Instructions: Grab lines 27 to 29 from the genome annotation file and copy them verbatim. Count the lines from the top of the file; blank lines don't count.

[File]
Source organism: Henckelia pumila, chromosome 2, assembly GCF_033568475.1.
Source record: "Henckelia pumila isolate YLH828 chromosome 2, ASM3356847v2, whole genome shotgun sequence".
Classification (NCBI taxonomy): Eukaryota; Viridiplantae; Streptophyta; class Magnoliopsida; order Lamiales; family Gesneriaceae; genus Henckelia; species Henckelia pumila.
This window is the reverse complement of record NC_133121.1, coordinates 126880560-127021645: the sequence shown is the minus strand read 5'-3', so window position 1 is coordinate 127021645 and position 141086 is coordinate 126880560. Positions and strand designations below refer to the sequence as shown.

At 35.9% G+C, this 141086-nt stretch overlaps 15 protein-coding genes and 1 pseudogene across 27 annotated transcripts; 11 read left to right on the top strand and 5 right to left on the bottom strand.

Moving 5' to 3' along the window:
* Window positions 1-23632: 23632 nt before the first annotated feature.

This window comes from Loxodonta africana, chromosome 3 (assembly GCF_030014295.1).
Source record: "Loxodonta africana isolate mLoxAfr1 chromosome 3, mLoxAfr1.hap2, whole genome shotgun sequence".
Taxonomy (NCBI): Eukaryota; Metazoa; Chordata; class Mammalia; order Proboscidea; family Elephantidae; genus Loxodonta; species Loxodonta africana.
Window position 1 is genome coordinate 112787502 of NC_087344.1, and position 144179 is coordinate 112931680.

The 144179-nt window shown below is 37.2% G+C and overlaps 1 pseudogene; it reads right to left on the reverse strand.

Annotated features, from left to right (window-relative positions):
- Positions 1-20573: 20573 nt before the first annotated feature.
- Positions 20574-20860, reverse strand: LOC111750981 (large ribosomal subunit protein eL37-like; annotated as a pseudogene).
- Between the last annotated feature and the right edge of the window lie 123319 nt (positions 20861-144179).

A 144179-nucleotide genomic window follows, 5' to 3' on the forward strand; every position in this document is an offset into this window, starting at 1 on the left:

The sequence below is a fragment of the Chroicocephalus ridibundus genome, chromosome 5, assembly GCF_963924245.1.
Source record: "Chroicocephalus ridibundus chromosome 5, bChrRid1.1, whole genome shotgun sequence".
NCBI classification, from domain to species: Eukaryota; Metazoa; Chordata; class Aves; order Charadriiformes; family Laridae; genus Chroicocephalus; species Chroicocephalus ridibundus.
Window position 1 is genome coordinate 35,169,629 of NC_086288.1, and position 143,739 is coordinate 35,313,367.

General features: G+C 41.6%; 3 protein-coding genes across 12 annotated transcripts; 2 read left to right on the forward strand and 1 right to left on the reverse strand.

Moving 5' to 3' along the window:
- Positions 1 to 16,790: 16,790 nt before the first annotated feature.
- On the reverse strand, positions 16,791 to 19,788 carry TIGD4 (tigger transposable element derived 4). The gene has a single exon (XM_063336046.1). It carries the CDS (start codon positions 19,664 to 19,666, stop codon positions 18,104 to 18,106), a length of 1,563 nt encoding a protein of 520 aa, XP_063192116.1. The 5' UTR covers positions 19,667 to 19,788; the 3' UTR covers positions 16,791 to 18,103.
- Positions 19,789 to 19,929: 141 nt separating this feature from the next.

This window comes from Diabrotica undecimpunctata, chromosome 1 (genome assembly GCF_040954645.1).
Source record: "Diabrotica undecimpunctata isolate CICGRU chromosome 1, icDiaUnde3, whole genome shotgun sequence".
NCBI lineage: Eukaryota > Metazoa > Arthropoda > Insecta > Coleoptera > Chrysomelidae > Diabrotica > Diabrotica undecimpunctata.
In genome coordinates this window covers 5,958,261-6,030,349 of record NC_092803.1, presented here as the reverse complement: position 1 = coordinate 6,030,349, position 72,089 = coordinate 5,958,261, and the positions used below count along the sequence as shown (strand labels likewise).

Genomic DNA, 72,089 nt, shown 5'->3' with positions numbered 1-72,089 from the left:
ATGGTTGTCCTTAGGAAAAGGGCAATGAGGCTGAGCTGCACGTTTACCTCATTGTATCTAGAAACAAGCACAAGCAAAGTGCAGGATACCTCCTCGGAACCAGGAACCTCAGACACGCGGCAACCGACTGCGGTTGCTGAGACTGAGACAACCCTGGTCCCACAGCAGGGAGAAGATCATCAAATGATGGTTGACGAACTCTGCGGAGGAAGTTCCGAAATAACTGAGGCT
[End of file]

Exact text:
This window comes from Diabrotica undecimpunctata, chromosome 1 (genome assembly GCF_040954645.1).
Source record: "Diabrotica undecimpunctata isolate CICGRU chromosome 1, icDiaUnde3, whole genome shotgun sequence".
NCBI lineage: Eukaryota > Metazoa > Arthropoda > Insecta > Coleoptera > Chrysomelidae > Diabrotica > Diabrotica undecimpunctata.